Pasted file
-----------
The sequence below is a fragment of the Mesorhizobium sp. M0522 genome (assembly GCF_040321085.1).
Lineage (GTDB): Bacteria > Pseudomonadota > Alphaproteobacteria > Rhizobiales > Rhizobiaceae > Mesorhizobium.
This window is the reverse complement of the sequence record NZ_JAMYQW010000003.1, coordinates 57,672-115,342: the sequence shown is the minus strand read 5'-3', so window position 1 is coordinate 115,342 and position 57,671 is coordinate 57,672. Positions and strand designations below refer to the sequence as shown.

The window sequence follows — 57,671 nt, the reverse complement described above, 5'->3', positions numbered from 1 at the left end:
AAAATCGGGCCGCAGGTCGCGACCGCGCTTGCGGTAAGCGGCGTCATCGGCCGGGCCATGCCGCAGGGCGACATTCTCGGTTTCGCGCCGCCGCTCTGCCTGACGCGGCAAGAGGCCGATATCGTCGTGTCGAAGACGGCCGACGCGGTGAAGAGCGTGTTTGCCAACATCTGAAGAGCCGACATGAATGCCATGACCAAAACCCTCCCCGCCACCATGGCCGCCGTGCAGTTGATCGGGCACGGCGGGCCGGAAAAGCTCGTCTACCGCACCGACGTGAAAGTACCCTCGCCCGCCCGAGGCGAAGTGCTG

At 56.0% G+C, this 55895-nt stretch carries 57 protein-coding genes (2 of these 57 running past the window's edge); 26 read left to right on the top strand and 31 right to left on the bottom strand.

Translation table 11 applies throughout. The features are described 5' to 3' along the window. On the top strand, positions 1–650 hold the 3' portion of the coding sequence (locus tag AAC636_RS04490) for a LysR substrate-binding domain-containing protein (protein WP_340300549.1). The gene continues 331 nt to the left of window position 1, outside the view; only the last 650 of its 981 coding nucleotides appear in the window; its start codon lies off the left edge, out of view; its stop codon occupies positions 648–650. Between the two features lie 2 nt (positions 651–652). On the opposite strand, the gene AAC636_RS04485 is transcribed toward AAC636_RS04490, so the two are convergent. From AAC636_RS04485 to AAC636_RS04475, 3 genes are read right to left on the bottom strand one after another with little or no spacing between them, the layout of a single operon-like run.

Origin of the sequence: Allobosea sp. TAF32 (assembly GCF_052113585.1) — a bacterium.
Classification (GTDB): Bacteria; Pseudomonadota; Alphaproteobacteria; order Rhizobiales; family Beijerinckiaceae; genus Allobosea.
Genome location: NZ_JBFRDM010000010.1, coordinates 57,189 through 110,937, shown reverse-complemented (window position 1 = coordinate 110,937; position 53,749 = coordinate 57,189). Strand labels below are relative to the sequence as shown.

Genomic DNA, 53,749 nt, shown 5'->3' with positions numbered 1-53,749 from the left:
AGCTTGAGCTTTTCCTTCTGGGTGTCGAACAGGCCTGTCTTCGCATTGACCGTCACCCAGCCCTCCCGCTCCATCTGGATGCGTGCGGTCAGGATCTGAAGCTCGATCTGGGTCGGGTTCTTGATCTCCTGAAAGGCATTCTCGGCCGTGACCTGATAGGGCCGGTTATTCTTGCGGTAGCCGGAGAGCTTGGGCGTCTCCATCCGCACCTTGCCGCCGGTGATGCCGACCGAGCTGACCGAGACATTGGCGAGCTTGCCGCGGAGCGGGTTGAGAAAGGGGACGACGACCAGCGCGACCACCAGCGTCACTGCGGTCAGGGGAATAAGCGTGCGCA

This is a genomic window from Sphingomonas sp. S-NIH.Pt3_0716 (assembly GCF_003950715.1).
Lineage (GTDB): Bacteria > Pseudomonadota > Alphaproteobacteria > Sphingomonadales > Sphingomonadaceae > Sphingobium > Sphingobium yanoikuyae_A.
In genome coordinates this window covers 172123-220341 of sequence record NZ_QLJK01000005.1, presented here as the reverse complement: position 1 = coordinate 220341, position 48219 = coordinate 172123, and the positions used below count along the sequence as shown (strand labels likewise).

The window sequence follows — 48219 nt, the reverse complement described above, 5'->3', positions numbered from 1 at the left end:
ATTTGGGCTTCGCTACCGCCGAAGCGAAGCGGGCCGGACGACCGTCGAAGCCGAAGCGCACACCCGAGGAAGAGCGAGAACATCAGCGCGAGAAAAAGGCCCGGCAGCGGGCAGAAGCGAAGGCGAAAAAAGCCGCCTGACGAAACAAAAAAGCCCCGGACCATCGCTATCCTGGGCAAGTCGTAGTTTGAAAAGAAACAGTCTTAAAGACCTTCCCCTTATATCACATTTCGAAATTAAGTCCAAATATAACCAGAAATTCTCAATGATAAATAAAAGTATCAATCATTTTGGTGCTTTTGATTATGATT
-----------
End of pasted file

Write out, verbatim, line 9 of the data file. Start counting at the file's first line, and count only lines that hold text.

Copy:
Classification (GTDB): Bacteria; Pseudomonadota; Alphaproteobacteria; order Rhizobiales; family Beijerinckiaceae; genus Allobosea.